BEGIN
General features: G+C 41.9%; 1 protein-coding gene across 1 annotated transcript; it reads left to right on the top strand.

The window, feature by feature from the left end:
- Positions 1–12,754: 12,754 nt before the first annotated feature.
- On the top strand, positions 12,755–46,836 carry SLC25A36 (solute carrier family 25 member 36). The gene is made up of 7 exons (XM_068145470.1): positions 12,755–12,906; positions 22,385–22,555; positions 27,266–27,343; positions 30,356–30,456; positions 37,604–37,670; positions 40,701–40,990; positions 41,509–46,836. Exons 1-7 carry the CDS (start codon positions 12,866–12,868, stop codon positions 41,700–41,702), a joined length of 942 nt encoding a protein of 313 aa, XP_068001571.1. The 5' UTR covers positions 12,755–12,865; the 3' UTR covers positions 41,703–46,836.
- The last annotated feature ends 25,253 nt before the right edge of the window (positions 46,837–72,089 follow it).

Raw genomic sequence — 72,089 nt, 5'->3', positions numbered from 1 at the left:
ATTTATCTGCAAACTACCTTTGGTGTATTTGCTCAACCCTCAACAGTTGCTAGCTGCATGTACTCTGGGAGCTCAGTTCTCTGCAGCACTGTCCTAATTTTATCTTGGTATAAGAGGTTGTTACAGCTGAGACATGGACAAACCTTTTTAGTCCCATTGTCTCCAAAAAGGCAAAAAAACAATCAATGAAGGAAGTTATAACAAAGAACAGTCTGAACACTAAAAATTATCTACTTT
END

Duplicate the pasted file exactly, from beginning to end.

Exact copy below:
General features: G+C 41.9%; 1 protein-coding gene across 1 annotated transcript; it reads left to right on the top strand.

The window, feature by feature from the left end:
- Positions 1–12,754: 12,754 nt before the first annotated feature.
- On the top strand, positions 12,755–46,836 carry SLC25A36 (solute carrier family 25 member 36). The gene is made up of 7 exons (XM_068145470.1): positions 12,755–12,906; positions 22,385–22,555; positions 27,266–27,343; positions 30,356–30,456; positions 37,604–37,670; positions 40,701–40,990; positions 41,509–46,836. Exons 1-7 carry the CDS (start codon positions 12,866–12,868, stop codon positions 41,700–41,702), a joined length of 942 nt encoding a protein of 313 aa, XP_068001571.1. The 5' UTR covers positions 12,755–12,865; the 3' UTR covers positions 41,703–46,836.
- The last annotated feature ends 25,253 nt before the right edge of the window (positions 46,837–72,089 follow it).

Raw genomic sequence — 72,089 nt, 5'->3', positions numbered from 1 at the left:
ATTTATCTGCAAACTACCTTTGGTGTATTTGCTCAACCCTCAACAGTTGCTAGCTGCATGTACTCTGGGAGCTCAGTTCTCTGCAGCACTGTCCTAATTTTATCTTGGTATAAGAGGTTGTTACAGCTGAGACATGGACAAACCTTTTTAGTCCCATTGTCTCCAAAAAGGCAAAAAAACAATCAATGAAGGAAGTTATAACAAAGAACAGTCTGAACACTAAAAATTATCTACTTT